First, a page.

search.noResults

search.searching

note.createNoteMessage

search.noResults

search.searching

orderForm.title

orderForm.productCode
orderForm.description
orderForm.quantity
orderForm.itemPrice
orderForm.price
orderForm.totalPrice
orderForm.deliveryDetails.billingAddress
orderForm.deliveryDetails.deliveryAddress
orderForm.noItems
HOW I GOT HERE A closer look at a MOAA member’s journey.


From Bomber to Balloonist MAJ. GEN. DAVID EICHHORN,


USAF (RET) F 1972


Eichhorn didn’t have the funds to pursue aviation at the


University of Illinois, but he got a three-year ROTC scholarship and graduat-


ed with an electrical engineering degree. “It saved me,” Eichhorn says.


2010


Eichhorn’s last Air Force assignment was in Albu- querque, N.M., the hot air balloon capitol of the world. “I bought my first balloon that year and started lessons.”


1977


“I entered pilot train- ing at Vance AFB, Okla., and graduated with honors and a girlfriend.” Anita became his wife, mother of their


three children, and grandmother of their five grandchildren. Next stop: “I went to Dyess AFB, Texas, where I flew B-52s [Strato- fortresses] for six years.”


1986 1985


Eichhorn graduated with honors from Air Force Test Pilot School at Edwards AFB, Calif.


74 | MILITARY OFFICER | January 2018


ollow a MOAA member from the Albuquerque (N.M.)


Chapter on his flight path from high-speed bomber pilot to the leisurely pace of a hot air balloon owner and pilot. Maj. Gen. David Eichhorn, USAF (Ret), tells how it happened. — By Latayne C. Scott


2011


“[I] got my balloon license in April 2011 and bought my second balloon that we named Marauder’s Mark because we are Harry Potter fans. Our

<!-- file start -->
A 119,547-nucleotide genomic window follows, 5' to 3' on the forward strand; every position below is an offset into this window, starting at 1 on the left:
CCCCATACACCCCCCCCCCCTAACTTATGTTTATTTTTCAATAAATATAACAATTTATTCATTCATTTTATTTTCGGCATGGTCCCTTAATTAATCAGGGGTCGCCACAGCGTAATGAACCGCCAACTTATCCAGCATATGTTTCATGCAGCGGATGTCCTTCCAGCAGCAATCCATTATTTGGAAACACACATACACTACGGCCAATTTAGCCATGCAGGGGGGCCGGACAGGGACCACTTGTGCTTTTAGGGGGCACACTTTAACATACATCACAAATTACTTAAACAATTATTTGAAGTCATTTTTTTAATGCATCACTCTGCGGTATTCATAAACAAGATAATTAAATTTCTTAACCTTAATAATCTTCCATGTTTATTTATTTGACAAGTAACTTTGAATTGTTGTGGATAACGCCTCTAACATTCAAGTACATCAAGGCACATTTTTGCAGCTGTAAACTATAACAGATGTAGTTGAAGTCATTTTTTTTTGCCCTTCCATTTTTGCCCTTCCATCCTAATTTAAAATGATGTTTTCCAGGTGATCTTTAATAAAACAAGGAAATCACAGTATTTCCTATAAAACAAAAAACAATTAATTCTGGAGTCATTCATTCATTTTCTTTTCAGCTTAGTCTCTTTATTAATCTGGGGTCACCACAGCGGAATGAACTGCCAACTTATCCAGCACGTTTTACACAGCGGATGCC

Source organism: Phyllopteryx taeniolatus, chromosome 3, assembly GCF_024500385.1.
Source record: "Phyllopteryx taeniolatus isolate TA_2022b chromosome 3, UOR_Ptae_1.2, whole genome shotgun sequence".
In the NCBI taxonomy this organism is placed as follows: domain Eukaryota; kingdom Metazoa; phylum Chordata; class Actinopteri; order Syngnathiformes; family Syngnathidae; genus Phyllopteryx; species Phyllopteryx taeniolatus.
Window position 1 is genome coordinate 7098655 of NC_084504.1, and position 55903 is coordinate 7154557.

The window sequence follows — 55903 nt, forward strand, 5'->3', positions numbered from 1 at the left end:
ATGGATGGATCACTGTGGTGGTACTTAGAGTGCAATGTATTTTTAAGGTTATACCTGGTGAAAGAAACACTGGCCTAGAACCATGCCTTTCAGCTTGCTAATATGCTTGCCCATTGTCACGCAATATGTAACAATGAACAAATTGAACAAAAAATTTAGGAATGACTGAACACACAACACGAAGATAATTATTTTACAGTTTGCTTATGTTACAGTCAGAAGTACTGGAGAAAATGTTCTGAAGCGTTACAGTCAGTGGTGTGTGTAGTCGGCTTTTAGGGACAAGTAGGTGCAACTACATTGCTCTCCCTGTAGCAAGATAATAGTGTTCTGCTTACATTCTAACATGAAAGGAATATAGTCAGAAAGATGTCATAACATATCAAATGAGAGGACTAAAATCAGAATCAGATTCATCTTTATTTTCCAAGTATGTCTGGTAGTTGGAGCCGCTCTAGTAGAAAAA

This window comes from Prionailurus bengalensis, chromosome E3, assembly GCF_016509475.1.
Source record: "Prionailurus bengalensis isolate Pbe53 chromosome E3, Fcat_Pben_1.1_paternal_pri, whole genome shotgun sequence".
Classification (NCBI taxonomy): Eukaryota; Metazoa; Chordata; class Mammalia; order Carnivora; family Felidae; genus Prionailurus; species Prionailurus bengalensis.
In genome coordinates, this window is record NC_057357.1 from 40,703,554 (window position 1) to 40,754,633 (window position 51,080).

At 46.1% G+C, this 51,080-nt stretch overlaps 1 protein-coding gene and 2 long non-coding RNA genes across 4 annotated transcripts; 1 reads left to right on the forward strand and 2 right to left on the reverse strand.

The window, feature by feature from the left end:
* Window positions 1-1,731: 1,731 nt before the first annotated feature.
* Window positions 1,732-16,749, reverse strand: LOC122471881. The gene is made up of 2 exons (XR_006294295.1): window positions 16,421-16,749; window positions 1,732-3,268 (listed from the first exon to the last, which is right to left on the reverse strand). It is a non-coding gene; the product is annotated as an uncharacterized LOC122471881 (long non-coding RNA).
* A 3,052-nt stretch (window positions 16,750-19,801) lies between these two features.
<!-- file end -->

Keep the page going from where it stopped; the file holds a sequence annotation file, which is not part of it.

third balloon is Mischief Managed. … I’ve flown as pilot in command in seven Albuquerque International Balloon Fiestas.”


2012 1996


“I began ballooning in Alamogordo, N.M., as a crew member, for an Air


Force colonel.”


Eichhorn became “one of the premier test pilots on the B-1B [Lancer] pro-


gram,” and then “[bounced]


around test and acquisition for the next 30 years.” He led two


squadrons, one group, one wing, and three centers.


Now


Now he regularly flies over the Rio Grande River. When he’s not aloft, he is a Federal Avi-


ation Administration-cer- tified balloon repairman.


His philosophy in the air and on the ground: “The pleasure of still serving is what it’s all about.”


PHOTOS: ABOVE AND RIGHT, COURTESY OF DAVID EICHHORN; TOP LEFT, NICK LAYMAN


Eichhorn retired from the Air Force as a major general, and the next


year, he bought a hot air balloon repair station.


NEVER STOP SERVING


Page 1  |  Page 2  |  Page 3  |  Page 4  |  Page 5  |  Page 6  |  Page 7  |  Page 8  |  Page 9  |  Page 10  |  Page 11  |  Page 12  |  Page 13  |  Page 14  |  Page 15  |  Page 16  |  Page 17  |  Page 18  |  Page 19  |  Page 20  |  Page 21  |  Page 22  |  Page 23  |  Page 24  |  Page 25  |  Page 26  |  Page 27  |  Page 28  |  Page 29  |  Page 30  |  Page 31  |  Page 32  |  Page 33  |  Page 34  |  Page 35  |  Page 36  |  Page 37  |  Page 38  |  Page 39  |  Page 40  |  Page 41  |  Page 42  |  Page 43  |  Page 44  |  Page 45  |  Page 46  |  Page 47  |  Page 48  |  Page 49  |  Page 50  |  Page 51  |  Page 52  |  Page 53  |  Page 54  |  Page 55  |  Page 56  |  Page 57  |  Page 58  |  Page 59  |  Page 60  |  Page 61  |  Page 62  |  Page 63  |  Page 64  |  Page 65  |  Page 66  |  Page 67  |  Page 68  |  Page 69  |  Page 70  |  Page 71  |  Page 72  |  Page 73  |  Page 74  |  Page 75  |  Page 76  |  Page 77  |  Page 78  |  Page 79  |  Page 80  |  Page 81  |  Page 82  |  Page 83  |  Page 84  |  Page 85  |  Page 86  |  Page 87  |  Page 88